The Institute of Public Accountants (IPA) has voiced its support for the Government’s proposed changes to the Fringe Benefits Tax (FBT) treatment of salary packaged meal entertainment in its recent submission to Treasury as part of the 2015-16 Budget changes.

“The IPA has long advocated for this FBT policy change; in particular the introduction of a cap on the total amount of salary packaged entertainment that employees can include as part of their remuneration package,” said IPA general manager technical policy, Tony Greco.

“There has been ample evidence over many years that this concessional treatment has been exploited beyond its original intended purpose. The concessional treatment has been further exploited by extending its reach to include both domestic and overseas holiday accommodation.

“Independent reviews have determined that the benefit of this concession is not evenly spread among not-for-profit (NFP) employees, but rather more highly utilised by eligible employees on higher salaries.  This is contrary to the original policy intent of helping registered charities and public hospitals attract and retain employees.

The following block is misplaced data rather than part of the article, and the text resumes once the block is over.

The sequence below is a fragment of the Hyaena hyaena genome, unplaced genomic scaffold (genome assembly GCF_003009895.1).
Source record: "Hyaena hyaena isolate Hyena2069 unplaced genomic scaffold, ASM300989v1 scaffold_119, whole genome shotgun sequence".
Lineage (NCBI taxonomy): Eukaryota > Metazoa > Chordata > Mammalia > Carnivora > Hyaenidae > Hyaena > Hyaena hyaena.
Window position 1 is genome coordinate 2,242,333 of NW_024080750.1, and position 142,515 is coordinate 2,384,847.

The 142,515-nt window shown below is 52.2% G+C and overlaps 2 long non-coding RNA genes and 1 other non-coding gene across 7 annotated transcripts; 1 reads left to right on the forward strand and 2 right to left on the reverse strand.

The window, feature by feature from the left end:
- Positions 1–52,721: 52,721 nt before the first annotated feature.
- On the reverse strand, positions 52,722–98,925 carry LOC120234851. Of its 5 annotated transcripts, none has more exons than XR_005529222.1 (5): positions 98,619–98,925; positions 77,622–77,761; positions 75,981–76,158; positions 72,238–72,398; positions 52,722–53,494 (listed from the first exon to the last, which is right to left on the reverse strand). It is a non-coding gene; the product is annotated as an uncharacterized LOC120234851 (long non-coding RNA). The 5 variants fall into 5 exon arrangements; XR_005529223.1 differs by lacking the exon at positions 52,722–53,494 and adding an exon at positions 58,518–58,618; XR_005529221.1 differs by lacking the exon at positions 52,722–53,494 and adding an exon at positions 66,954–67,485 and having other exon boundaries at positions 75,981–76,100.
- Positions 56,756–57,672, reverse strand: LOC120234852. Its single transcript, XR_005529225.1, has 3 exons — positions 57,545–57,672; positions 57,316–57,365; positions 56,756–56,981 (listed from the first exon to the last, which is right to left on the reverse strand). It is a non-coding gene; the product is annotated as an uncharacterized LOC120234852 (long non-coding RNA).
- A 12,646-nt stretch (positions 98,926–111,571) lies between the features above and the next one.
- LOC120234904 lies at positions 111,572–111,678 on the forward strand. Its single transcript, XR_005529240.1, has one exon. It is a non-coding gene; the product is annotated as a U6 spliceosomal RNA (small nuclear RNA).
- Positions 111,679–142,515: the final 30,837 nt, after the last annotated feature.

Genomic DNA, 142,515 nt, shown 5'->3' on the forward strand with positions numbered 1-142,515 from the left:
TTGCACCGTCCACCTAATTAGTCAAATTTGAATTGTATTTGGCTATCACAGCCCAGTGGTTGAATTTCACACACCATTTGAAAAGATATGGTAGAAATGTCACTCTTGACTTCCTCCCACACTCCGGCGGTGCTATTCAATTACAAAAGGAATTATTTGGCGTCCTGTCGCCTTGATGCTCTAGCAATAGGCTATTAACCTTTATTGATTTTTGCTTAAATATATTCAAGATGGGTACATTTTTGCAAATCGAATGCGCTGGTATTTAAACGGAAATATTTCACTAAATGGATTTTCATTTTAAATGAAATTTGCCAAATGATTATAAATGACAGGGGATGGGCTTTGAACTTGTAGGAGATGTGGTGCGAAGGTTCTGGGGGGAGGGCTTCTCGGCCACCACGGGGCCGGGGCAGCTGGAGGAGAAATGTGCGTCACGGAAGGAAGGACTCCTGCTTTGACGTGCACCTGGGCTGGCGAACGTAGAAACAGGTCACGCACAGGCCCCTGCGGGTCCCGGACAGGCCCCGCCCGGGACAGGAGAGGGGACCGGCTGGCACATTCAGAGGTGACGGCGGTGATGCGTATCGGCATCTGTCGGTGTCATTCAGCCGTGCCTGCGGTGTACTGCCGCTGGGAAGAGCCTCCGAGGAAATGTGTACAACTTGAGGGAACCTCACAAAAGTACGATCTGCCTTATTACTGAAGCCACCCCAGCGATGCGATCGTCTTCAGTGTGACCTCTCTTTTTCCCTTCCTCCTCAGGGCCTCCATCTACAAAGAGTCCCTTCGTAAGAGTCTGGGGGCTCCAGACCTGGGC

“The exploitation of these uncapped concessions has offended the principle of fairness for too long. For example, allowing someone to salary sacrifice a $40,000 wedding from pre-tax income is difficult to justify. 

“The benefits are not capped and not reportable for FBT or other government tax and transfer payment income tests.  The proposal to cap these benefits subject to a new reportable grossed-up exemption cap will improve the fairness of this concession. 

“However, if the cap is struck at a level which is too low, it can place undue pressure on small NFP employers trying to compete with commercial remuneration packages.  Some research should be conducted on the impacts of the proposed threshold, particularly for NFP organisations.

“We also believe there is room to do even more on the FBT front to further remove red tape and reduce the burden on small business in particular.  FBT has the unenviable title of having the highest compliance cost of any tax. It places a significant compliance burden on small business operators” said Mr Greco.